Upon graduating, he attended Brooklyn College and received a Bachelor of Arts degree in 1959. He later attended Yale Law School, where he was editor-in-chief of the Yale Law Journal.Alan M. Dershowitz, Chutzpah (New York: Touchstone Books, 1992) 41. He graduated first in his class with a Bachelor of Laws (LL.B.) in 1962.
After being admitted to the bar, Dershowitz served as a law clerk for David L. Bazelon, the chief judge of the U.S. Circuit Court of Appeals for the District of Columbia. Dershowitz has said that “Bazelon was my best and worst boss at once…He worked me to the bone; he didn’t hesitate to call at 2 a.m. He taught me everything–how to be a civil libertarian, a Jewish activist, a mensch. He was halfway between a slave master and a father figure” (Riper).
During the 1963–1964 term, Dershowitz served a law clerk for U.S. Supreme Court Associate Justice Arthur Goldberg.
He joined the faculty of Harvard Law School as an assistant professor of law in 1964. He was made a full professor of law in 1967, at the age of 28, becoming Harvard’s youngest full law professor in the law school’s history. He was appointed the Felix Frankfurter Professor of Law in 1993, succeeding Abram Chayes.
Much of Dershowitz’s legal career has focused on criminal law, and his clients have included high-profile figures such as Patricia Hearst, Leona Helmsley, Jim Bakker, Mike Tyson, O.J. Simpson, and Harry Reems. While representing Claus von Bülow he had the case overturned on appeal; in a retrial, von Bülow was acquitted. Afterwards, Dershowitz told the story of the case in his book, Reversal of Fortune. In the movie version, Dershowitz was played by Ron Silver, and Dershowitz himself had a cameo as a judge.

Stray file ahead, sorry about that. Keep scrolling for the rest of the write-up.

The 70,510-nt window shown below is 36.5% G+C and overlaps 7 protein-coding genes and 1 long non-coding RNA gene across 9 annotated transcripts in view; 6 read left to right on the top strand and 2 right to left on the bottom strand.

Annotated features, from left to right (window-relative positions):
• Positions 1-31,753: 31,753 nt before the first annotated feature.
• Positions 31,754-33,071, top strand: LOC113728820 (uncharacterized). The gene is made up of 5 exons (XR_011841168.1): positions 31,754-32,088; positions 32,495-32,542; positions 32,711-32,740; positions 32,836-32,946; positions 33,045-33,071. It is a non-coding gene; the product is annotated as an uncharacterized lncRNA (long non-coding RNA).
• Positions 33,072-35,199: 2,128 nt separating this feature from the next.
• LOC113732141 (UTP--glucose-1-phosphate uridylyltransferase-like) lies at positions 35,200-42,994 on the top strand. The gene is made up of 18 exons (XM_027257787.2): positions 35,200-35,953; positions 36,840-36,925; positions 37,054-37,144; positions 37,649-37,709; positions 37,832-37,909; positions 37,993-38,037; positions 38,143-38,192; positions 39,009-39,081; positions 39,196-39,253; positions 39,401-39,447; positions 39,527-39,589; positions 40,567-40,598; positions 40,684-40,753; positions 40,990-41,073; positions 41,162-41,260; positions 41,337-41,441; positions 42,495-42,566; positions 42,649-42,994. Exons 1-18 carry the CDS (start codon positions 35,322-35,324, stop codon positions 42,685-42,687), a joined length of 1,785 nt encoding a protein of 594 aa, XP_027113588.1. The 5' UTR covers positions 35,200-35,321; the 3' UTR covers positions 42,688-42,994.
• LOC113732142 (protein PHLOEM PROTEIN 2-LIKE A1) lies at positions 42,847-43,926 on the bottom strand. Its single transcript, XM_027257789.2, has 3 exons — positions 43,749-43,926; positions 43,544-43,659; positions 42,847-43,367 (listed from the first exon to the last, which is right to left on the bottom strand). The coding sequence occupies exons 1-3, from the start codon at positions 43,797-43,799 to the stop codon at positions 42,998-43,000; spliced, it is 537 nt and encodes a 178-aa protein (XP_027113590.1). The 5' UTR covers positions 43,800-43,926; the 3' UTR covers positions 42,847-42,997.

Regarding the O.J. Simpson murder case, about which he wrote the book Reasonable Doubts (which includes “an extensive discussion of both the glove and the sock and the forensic evidence”), Dershowitz evaluates the importance of that case for jurisprudence and for his own overall career: “the Simpson case will not be remembered in the next century.
It will not rank as one of the trials of the century. It will not rank with the Nuremberg trials, the Rosenberg trial, Sacco and Vanzetti. It is on par with Leopold and Loeb and the Lindbergh case, all involving celebrities. It is also not one of the most important cases of my own career. I would rank it somewhere in the middle in terms of interest and importance” (“Looking back at the OJ Trial”).
For several years, Dershowitz has written the monthly column “Justice” and related articles in the pages of Pehuse* magazine and testified on legal issues pertaining to prnography.See photograph caption in “Photographs,” Edwin Meese, Attorney General’s Commission on P**nography Final Report (Meese Report), U.S. Department of Justice, July 1986, accessed April 12, 2006: “Alan Dershowitz, professor of Law at Harvard Law School and columnist with Pehuse* magazine, and Dottie Meyer, a former Pehuse* model and coordinator involved with circulation and Pet production, testified before the Commission during the New York hearing on January 21, 1986.”